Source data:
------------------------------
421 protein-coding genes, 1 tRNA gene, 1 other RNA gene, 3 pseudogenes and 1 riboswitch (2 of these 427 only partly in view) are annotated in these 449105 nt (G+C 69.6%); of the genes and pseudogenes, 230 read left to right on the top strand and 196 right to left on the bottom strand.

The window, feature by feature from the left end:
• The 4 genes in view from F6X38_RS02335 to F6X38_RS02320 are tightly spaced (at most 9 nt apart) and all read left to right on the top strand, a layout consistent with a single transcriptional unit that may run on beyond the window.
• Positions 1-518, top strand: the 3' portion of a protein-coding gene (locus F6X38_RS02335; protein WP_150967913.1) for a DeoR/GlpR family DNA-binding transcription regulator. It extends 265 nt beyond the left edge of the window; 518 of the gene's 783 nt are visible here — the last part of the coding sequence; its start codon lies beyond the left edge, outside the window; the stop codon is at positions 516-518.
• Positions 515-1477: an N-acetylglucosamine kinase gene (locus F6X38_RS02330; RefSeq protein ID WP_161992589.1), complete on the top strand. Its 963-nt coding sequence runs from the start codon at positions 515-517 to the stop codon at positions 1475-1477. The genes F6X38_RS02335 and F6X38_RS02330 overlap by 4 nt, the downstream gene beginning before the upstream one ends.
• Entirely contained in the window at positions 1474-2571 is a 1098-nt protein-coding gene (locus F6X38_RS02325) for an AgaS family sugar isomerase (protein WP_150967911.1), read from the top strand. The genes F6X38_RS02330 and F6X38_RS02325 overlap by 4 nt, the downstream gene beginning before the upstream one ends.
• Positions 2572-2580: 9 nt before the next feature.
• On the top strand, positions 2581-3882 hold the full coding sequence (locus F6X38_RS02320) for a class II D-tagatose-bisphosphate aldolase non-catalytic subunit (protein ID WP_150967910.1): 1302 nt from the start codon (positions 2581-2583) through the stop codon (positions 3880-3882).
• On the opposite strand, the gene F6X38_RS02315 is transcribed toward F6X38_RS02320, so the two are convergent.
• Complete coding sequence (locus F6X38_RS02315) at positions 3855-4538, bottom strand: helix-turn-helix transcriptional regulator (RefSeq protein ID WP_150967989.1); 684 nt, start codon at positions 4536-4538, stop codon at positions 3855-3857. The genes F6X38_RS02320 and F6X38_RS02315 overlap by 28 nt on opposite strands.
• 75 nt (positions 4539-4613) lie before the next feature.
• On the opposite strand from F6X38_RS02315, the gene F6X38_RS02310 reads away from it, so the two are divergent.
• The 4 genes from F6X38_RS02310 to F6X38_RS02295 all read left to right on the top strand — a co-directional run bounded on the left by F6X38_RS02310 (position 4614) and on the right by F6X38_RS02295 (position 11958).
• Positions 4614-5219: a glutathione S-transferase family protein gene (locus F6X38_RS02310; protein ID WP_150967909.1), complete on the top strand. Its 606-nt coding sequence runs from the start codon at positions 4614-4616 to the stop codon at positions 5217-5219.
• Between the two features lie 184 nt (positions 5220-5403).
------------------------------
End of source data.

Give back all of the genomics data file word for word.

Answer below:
421 protein-coding genes, 1 tRNA gene, 1 other RNA gene, 3 pseudogenes and 1 riboswitch (2 of these 427 only partly in view) are annotated in these 449105 nt (G+C 69.6%); of the genes and pseudogenes, 230 read left to right on the top strand and 196 right to left on the bottom strand.

The window, feature by feature from the left end:
• The 4 genes in view from F6X38_RS02335 to F6X38_RS02320 are tightly spaced (at most 9 nt apart) and all read left to right on the top strand, a layout consistent with a single transcriptional unit that may run on beyond the window.
• Positions 1-518, top strand: the 3' portion of a protein-coding gene (locus F6X38_RS02335; protein WP_150967913.1) for a DeoR/GlpR family DNA-binding transcription regulator. It extends 265 nt beyond the left edge of the window; 518 of the gene's 783 nt are visible here — the last part of the coding sequence; its start codon lies beyond the left edge, outside the window; the stop codon is at positions 516-518.
• Positions 515-1477: an N-acetylglucosamine kinase gene (locus F6X38_RS02330; RefSeq protein ID WP_161992589.1), complete on the top strand. Its 963-nt coding sequence runs from the start codon at positions 515-517 to the stop codon at positions 1475-1477. The genes F6X38_RS02335 and F6X38_RS02330 overlap by 4 nt, the downstream gene beginning before the upstream one ends.
• Entirely contained in the window at positions 1474-2571 is a 1098-nt protein-coding gene (locus F6X38_RS02325) for an AgaS family sugar isomerase (protein WP_150967911.1), read from the top strand. The genes F6X38_RS02330 and F6X38_RS02325 overlap by 4 nt, the downstream gene beginning before the upstream one ends.
• Positions 2572-2580: 9 nt before the next feature.
• On the top strand, positions 2581-3882 hold the full coding sequence (locus F6X38_RS02320) for a class II D-tagatose-bisphosphate aldolase non-catalytic subunit (protein ID WP_150967910.1): 1302 nt from the start codon (positions 2581-2583) through the stop codon (positions 3880-3882).
• On the opposite strand, the gene F6X38_RS02315 is transcribed toward F6X38_RS02320, so the two are convergent.
• Complete coding sequence (locus F6X38_RS02315) at positions 3855-4538, bottom strand: helix-turn-helix transcriptional regulator (RefSeq protein ID WP_150967989.1); 684 nt, start codon at positions 4536-4538, stop codon at positions 3855-3857. The genes F6X38_RS02320 and F6X38_RS02315 overlap by 28 nt on opposite strands.
• 75 nt (positions 4539-4613) lie before the next feature.
• On the opposite strand from F6X38_RS02315, the gene F6X38_RS02310 reads away from it, so the two are divergent.
• The 4 genes from F6X38_RS02310 to F6X38_RS02295 all read left to right on the top strand — a co-directional run bounded on the left by F6X38_RS02310 (position 4614) and on the right by F6X38_RS02295 (position 11958).
• Positions 4614-5219: a glutathione S-transferase family protein gene (locus F6X38_RS02310; protein ID WP_150967909.1), complete on the top strand. Its 606-nt coding sequence runs from the start codon at positions 4614-4616 to the stop codon at positions 5217-5219.
• Between the two features lie 184 nt (positions 5220-5403).